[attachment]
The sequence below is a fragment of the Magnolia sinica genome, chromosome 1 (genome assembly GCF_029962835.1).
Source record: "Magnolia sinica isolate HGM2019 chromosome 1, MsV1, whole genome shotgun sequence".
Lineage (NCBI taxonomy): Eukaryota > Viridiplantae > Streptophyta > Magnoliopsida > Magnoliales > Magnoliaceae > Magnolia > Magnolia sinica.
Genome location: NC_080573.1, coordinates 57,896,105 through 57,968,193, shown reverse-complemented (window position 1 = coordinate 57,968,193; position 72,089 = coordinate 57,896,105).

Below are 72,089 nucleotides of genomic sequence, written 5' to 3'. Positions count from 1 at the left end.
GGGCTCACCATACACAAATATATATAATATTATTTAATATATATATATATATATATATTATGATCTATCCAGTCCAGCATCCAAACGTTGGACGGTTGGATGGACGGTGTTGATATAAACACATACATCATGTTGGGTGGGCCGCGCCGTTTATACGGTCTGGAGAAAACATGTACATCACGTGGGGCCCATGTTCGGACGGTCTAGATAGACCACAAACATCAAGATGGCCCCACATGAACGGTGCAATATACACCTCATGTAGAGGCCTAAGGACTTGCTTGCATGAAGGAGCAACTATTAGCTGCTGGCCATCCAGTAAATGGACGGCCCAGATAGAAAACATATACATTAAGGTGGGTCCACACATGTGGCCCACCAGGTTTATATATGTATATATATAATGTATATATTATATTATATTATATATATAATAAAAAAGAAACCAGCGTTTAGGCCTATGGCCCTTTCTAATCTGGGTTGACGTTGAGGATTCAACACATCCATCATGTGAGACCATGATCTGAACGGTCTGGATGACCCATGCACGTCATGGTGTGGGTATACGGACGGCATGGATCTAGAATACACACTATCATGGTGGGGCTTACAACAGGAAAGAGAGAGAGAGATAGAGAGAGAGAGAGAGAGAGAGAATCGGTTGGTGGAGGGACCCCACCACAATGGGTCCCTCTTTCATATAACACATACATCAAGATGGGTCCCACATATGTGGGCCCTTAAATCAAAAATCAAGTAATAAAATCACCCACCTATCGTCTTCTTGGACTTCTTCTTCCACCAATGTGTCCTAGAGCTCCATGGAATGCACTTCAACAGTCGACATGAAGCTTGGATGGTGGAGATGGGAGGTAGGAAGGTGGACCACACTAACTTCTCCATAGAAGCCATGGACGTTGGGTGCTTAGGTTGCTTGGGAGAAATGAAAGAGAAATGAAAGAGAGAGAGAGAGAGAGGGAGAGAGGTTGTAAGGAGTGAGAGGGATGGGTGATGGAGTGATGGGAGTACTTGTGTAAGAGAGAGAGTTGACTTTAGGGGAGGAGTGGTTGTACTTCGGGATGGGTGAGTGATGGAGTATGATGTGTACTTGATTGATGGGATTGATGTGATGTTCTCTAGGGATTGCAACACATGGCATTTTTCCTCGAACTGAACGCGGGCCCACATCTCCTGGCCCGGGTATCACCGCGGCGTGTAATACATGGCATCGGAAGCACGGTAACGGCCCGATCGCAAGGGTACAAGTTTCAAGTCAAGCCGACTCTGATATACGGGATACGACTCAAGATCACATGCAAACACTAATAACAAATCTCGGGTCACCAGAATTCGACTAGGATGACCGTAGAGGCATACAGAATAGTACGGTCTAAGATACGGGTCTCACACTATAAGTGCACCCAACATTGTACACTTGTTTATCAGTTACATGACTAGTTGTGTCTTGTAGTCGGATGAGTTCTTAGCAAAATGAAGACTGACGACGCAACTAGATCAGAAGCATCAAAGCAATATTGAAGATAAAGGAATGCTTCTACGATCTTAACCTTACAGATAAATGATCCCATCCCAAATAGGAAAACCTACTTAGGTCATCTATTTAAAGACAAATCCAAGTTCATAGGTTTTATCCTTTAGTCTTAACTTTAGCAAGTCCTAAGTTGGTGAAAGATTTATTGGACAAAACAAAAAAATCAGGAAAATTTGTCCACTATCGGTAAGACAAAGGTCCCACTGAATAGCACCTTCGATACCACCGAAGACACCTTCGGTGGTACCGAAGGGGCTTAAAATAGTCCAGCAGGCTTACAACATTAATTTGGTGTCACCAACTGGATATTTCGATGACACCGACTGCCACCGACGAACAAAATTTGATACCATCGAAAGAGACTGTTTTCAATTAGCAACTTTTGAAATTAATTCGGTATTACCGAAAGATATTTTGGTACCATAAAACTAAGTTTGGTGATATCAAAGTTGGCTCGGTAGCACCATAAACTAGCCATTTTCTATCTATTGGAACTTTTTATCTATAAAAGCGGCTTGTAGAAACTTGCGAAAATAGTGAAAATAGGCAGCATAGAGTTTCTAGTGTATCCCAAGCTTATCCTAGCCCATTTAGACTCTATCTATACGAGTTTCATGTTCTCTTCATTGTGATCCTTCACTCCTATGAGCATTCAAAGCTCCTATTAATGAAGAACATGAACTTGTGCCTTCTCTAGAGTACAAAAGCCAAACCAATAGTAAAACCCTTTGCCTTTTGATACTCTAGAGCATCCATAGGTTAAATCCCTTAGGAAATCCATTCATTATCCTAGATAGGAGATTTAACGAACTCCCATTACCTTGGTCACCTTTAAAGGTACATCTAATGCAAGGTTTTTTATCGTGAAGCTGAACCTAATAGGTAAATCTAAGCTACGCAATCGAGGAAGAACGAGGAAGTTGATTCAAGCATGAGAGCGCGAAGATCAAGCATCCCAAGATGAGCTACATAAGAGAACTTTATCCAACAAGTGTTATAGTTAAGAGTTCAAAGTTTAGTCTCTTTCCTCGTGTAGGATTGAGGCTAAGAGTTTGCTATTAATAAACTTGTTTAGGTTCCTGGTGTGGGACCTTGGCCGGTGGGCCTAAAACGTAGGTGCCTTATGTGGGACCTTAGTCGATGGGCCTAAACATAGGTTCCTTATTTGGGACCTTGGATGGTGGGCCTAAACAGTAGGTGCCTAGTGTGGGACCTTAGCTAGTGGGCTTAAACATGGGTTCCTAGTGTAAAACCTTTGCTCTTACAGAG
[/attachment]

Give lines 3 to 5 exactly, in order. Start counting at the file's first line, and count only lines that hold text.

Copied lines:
Lineage (NCBI taxonomy): Eukaryota > Viridiplantae > Streptophyta > Magnoliopsida > Magnoliales > Magnoliaceae > Magnolia > Magnolia sinica.
Genome location: NC_080573.1, coordinates 57,896,105 through 57,968,193, shown reverse-complemented (window position 1 = coordinate 57,968,193; position 72,089 = coordinate 57,896,105).

Below are 72,089 nucleotides of genomic sequence, written 5' to 3'. Positions count from 1 at the left end.